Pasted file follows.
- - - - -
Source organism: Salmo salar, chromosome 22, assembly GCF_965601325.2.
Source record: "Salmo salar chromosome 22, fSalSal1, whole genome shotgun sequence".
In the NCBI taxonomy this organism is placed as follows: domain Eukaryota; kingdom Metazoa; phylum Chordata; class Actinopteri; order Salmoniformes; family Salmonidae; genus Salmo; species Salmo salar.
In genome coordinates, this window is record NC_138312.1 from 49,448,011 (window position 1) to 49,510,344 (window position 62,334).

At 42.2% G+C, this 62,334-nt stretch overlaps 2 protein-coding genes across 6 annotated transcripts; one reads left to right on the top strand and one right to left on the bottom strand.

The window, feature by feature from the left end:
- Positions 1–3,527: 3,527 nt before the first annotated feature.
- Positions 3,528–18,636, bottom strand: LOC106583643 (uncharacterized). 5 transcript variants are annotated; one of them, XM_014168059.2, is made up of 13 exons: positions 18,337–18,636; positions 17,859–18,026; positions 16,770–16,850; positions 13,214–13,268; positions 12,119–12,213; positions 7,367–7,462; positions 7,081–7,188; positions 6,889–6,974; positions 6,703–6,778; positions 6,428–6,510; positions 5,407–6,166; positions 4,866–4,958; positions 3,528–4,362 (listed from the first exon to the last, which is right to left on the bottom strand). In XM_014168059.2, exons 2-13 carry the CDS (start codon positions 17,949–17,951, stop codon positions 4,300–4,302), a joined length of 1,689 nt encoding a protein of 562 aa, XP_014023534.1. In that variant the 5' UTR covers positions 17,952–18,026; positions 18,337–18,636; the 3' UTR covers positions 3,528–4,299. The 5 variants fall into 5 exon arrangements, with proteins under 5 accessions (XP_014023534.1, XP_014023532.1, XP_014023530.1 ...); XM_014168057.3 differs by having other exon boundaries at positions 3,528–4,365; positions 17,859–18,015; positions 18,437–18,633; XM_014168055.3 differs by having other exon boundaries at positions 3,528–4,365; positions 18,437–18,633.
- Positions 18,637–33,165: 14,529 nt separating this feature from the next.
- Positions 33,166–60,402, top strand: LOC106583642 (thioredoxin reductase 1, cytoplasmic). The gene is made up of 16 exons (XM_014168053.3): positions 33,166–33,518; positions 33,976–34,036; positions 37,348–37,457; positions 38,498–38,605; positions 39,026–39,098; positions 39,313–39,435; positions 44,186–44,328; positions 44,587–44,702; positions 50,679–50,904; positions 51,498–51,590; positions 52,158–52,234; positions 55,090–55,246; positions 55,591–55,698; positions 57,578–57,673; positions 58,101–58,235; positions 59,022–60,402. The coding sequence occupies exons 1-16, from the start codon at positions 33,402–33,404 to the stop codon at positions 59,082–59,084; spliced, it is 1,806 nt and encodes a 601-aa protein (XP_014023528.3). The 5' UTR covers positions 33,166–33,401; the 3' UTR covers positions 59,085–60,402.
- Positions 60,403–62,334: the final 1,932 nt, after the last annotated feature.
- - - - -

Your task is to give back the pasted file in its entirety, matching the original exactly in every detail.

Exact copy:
Source organism: Salmo salar, chromosome 22, assembly GCF_965601325.2.
Source record: "Salmo salar chromosome 22, fSalSal1, whole genome shotgun sequence".
In the NCBI taxonomy this organism is placed as follows: domain Eukaryota; kingdom Metazoa; phylum Chordata; class Actinopteri; order Salmoniformes; family Salmonidae; genus Salmo; species Salmo salar.
In genome coordinates, this window is record NC_138312.1 from 49,448,011 (window position 1) to 49,510,344 (window position 62,334).

At 42.2% G+C, this 62,334-nt stretch overlaps 2 protein-coding genes across 6 annotated transcripts; one reads left to right on the top strand and one right to left on the bottom strand.

The window, feature by feature from the left end:
- Positions 1–3,527: 3,527 nt before the first annotated feature.
- Positions 3,528–18,636, bottom strand: LOC106583643 (uncharacterized). 5 transcript variants are annotated; one of them, XM_014168059.2, is made up of 13 exons: positions 18,337–18,636; positions 17,859–18,026; positions 16,770–16,850; positions 13,214–13,268; positions 12,119–12,213; positions 7,367–7,462; positions 7,081–7,188; positions 6,889–6,974; positions 6,703–6,778; positions 6,428–6,510; positions 5,407–6,166; positions 4,866–4,958; positions 3,528–4,362 (listed from the first exon to the last, which is right to left on the bottom strand). In XM_014168059.2, exons 2-13 carry the CDS (start codon positions 17,949–17,951, stop codon positions 4,300–4,302), a joined length of 1,689 nt encoding a protein of 562 aa, XP_014023534.1. In that variant the 5' UTR covers positions 17,952–18,026; positions 18,337–18,636; the 3' UTR covers positions 3,528–4,299. The 5 variants fall into 5 exon arrangements, with proteins under 5 accessions (XP_014023534.1, XP_014023532.1, XP_014023530.1 ...); XM_014168057.3 differs by having other exon boundaries at positions 3,528–4,365; positions 17,859–18,015; positions 18,437–18,633; XM_014168055.3 differs by having other exon boundaries at positions 3,528–4,365; positions 18,437–18,633.
- Positions 18,637–33,165: 14,529 nt separating this feature from the next.
- Positions 33,166–60,402, top strand: LOC106583642 (thioredoxin reductase 1, cytoplasmic). The gene is made up of 16 exons (XM_014168053.3): positions 33,166–33,518; positions 33,976–34,036; positions 37,348–37,457; positions 38,498–38,605; positions 39,026–39,098; positions 39,313–39,435; positions 44,186–44,328; positions 44,587–44,702; positions 50,679–50,904; positions 51,498–51,590; positions 52,158–52,234; positions 55,090–55,246; positions 55,591–55,698; positions 57,578–57,673; positions 58,101–58,235; positions 59,022–60,402. The coding sequence occupies exons 1-16, from the start codon at positions 33,402–33,404 to the stop codon at positions 59,082–59,084; spliced, it is 1,806 nt and encodes a 601-aa protein (XP_014023528.3). The 5' UTR covers positions 33,166–33,401; the 3' UTR covers positions 59,085–60,402.
- Positions 60,403–62,334: the final 1,932 nt, after the last annotated feature.